If you’re questioning someone who is evading the issue, let them finish, and ask them the question again. When they have not answered the question at the second or third attempt, let them know that you’re aware of what they are doing and their purpose. Then calmly ask the question again. Denial, and particularly corporate denial, is very difficult to overcome. No matter how powerful the evidence, no matter how well drafted the anti-bullying policy, employers which decide to deny the existence of bullying become entrenched and will not change their view. Grievance and appeal procedures are a completely inadequate means to have complaints dealt with if the employer is unwilling to accept that bullying is occurring. Not being believed is an injustice that many targets understandably find very difficult to accept. It can destroy their trust in their employer and be more stressful than the abuse they reported. Targets who are victims of denial, who cannot just walk away, need to be patient and preserve their evidence to show to a higher authority (e.g. a court or tribunal or perhaps the shareholders)

Retaliation

Also known as “counter-attack”. Denial is followed with firm criticism of the target, including counter-allegations based on distortion or fabrication. Lying, deception, duplicity, hypocrisy and blame are the hallmarks of this stage. Retaliation is an extension of straight denial, primarily meant to divert attention away from the bully and onto the target. At some point after standing up for themselves, a target can expect the bully personally, or the employer, to:-

  • Say they have discovered misconduct, which could be very serious or very trivial;
  • There may be multiple allegations;
  • The allegation(s) may be very non-specific, so the target does not know what they are being accused of and so cannot prepare a defence;
  • The alleged misconduct will be old or very old;
  • There might be a grain of truth in the allegation(s). The root of the allegation will not be evidence that there has been misconduct (e.g. a broken window) but evidence that misconduct was a possibility (e.g. the target might once have held a stone with which he could have broken a window);
  • There will be no substantive evidence to support the assertion that any specified misconduct has been committed;
  • Whatever the allegation, however futile it may seem, the bully/employer will say they are treating it very seriously;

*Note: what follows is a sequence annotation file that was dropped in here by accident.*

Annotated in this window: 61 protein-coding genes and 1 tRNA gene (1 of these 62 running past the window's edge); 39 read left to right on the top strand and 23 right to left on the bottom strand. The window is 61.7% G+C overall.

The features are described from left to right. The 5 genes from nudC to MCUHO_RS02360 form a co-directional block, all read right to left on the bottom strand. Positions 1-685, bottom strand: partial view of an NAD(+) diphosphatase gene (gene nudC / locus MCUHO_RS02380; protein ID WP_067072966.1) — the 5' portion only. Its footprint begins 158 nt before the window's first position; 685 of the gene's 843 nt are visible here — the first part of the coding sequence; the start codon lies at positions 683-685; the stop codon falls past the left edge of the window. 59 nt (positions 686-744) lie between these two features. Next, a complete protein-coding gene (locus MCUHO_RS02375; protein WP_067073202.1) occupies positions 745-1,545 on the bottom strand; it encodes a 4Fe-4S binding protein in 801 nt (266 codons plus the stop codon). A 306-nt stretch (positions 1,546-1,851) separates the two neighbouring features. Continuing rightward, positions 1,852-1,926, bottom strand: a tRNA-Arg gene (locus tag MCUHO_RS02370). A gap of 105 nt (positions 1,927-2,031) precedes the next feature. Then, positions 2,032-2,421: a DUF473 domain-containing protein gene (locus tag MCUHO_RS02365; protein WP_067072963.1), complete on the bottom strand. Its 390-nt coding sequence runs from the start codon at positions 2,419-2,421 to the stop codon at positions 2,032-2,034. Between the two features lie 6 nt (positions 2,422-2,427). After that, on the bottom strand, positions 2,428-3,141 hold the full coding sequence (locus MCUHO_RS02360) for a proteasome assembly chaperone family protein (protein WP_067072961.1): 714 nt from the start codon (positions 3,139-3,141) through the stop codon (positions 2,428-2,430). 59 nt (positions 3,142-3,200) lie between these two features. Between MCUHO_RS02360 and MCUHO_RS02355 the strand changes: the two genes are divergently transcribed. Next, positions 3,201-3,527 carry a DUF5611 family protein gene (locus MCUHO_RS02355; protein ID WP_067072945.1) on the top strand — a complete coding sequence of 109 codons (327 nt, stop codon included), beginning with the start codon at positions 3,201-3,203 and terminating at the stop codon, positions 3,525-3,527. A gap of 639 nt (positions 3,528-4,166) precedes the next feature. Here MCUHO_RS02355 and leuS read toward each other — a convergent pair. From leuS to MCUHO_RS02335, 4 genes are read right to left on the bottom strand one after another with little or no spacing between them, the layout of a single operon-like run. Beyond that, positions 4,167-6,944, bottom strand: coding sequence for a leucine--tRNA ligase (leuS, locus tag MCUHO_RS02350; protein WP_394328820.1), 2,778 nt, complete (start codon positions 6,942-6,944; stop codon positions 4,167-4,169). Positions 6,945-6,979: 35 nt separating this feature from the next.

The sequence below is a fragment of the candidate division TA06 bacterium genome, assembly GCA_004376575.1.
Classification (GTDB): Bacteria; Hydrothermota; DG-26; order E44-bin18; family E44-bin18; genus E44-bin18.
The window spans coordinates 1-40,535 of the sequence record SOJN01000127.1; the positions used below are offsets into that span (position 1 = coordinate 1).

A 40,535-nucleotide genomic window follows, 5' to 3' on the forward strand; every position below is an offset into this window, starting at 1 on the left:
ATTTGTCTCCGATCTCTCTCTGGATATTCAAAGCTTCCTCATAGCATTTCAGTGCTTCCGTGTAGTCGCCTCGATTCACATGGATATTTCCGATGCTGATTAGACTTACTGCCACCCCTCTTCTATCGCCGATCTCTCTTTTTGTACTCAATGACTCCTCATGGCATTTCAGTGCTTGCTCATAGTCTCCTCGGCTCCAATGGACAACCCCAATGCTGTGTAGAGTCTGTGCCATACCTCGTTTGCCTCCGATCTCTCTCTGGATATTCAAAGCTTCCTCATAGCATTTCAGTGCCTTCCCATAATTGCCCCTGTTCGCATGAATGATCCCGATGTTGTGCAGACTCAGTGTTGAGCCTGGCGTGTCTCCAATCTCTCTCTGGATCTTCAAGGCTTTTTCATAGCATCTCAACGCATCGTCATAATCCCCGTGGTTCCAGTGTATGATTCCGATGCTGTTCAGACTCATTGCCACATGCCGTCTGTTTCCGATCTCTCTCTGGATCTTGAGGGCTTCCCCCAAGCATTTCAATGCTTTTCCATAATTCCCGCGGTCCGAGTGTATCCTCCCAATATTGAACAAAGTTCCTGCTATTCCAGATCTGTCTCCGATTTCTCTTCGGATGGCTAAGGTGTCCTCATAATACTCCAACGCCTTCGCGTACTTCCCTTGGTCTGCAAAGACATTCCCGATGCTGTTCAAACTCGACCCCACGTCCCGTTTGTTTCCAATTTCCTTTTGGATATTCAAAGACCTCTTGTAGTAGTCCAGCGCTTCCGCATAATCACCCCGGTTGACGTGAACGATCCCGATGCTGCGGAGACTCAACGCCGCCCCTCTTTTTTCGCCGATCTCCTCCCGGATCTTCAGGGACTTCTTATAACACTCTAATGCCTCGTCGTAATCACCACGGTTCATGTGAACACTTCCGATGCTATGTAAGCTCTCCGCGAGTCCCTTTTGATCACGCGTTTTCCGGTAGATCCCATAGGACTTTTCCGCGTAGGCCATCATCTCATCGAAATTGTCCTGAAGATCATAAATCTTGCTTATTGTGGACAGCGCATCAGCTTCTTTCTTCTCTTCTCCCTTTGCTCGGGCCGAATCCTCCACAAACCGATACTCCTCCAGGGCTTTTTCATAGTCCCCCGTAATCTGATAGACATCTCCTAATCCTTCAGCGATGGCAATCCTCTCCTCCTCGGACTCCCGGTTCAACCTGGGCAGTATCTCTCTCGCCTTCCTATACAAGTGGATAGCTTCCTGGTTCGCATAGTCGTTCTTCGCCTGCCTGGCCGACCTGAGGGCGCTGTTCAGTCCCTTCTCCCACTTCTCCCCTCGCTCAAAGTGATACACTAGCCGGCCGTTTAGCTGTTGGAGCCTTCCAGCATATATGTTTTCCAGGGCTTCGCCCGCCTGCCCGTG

• Although it will be obvious that the allegation is in retaliation, it will most likely be superficially unconnected and the discovery of it will have been purely accidental;

An alternative (or supplement) to accusing the target of misconduct is to allege that their job performance is below standard, and to implement a performance management procedure. The bully or someone acting on their behalf will operate the procedure so as to ensure there is a documented list of mistakes made by the target, where the target does not have a say in what is documented. Only the target’s mistakes are logged, and so while their performance might be equal to or better than their peers, that information is never considered by the disciplinary panel at the end of the process. Similarly, the disciplinary panel does not get to hear about what the target has done right. The disciplinary panel is presented with a very negative overall picture of the target’s performance, and in the hearing, questions are put to the target in such a way that whatever the target says means they are guilty as charged. There will be an allegation that has a grain of truth in it, and the target will be asked: “Do you think this is mistake is acceptable?” If the target says “yes”, they are deemed incompetent, and if they say “no” they are deemed to have admitted that their work is below standard.

The target feels the urge to defend themselves, typically with long and detailed explanations to prove the falsehood of the counter-allegation. All the attention goes onto the target and off the bully. Even if the target’s defence is successful, by the time they’ve finished, everyone else has forgotten the original issue.

The serial bully and cohorts may think that Denial and Retaliation are assertive, but they are not: They are acts of aggression. Assertiveness is the ability to express emotions and needs without violating others’ rights and without being aggressive. Aggression is behaviour aimed at causing harm or pain, whether psychological or physical. Aggression can be passive and indirect, and this form is typical for a serial bully in a situation where witnesses are present. Notably, throughout the bully’s passive-aggressive response to a question, the answer to the original question is conspicuous by its absence.

Retaliation should ideally be dealt with by not responding to the substance (if any) of the counter-allegations, but the fact of them. Respond to the intent, not the content. Targets should ideally endeavour not to engage with, explain, justify or defend counter-allegations, but instead should respond by pointing out that the retaliation is a continuation of the bullying, and insist that the retaliation is added to the target’s original complaint.

Feigning victimhood

This is the third stage which may occur even if denial and counter-attack were sufficient on their own. The bully feigns victimhood by manipulating people through their emotions, especially guilt. Expect to hear phrases like:

  • I’m the one being bullied here;
  • I am deeply offended;
  • If it wasn’t for me, you (would not be so fortunate/wouldn’t have your job/wouldn’t have been promoted etc);